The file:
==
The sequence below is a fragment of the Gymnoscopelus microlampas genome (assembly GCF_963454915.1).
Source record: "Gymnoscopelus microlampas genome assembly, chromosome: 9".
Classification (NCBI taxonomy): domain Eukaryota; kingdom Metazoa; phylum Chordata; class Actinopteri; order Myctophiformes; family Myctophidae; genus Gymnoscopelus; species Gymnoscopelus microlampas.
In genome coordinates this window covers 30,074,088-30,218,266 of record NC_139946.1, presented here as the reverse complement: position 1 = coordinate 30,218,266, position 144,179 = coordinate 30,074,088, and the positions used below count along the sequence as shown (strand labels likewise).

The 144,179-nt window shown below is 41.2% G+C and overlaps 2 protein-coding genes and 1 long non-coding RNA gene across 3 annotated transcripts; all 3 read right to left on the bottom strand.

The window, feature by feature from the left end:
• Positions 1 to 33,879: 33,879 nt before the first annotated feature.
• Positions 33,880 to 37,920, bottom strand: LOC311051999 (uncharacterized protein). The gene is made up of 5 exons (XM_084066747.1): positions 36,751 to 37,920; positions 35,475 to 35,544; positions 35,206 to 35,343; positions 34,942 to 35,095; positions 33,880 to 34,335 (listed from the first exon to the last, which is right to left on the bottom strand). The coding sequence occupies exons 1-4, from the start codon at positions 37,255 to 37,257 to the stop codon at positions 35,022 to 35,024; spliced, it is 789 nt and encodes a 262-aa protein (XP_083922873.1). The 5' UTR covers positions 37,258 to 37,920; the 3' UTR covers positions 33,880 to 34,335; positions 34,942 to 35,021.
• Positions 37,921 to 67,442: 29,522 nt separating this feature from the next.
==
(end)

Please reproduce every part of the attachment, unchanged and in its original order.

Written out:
The sequence below is a fragment of the Gymnoscopelus microlampas genome (assembly GCF_963454915.1).
Source record: "Gymnoscopelus microlampas genome assembly, chromosome: 9".
Classification (NCBI taxonomy): domain Eukaryota; kingdom Metazoa; phylum Chordata; class Actinopteri; order Myctophiformes; family Myctophidae; genus Gymnoscopelus; species Gymnoscopelus microlampas.
In genome coordinates this window covers 30,074,088-30,218,266 of record NC_139946.1, presented here as the reverse complement: position 1 = coordinate 30,218,266, position 144,179 = coordinate 30,074,088, and the positions used below count along the sequence as shown (strand labels likewise).

The 144,179-nt window shown below is 41.2% G+C and overlaps 2 protein-coding genes and 1 long non-coding RNA gene across 3 annotated transcripts; all 3 read right to left on the bottom strand.

The window, feature by feature from the left end:
• Positions 1 to 33,879: 33,879 nt before the first annotated feature.
• Positions 33,880 to 37,920, bottom strand: LOC311051999 (uncharacterized protein). The gene is made up of 5 exons (XM_084066747.1): positions 36,751 to 37,920; positions 35,475 to 35,544; positions 35,206 to 35,343; positions 34,942 to 35,095; positions 33,880 to 34,335 (listed from the first exon to the last, which is right to left on the bottom strand). The coding sequence occupies exons 1-4, from the start codon at positions 37,255 to 37,257 to the stop codon at positions 35,022 to 35,024; spliced, it is 789 nt and encodes a 262-aa protein (XP_083922873.1). The 5' UTR covers positions 37,258 to 37,920; the 3' UTR covers positions 33,880 to 34,335; positions 34,942 to 35,021.
• Positions 37,921 to 67,442: 29,522 nt separating this feature from the next.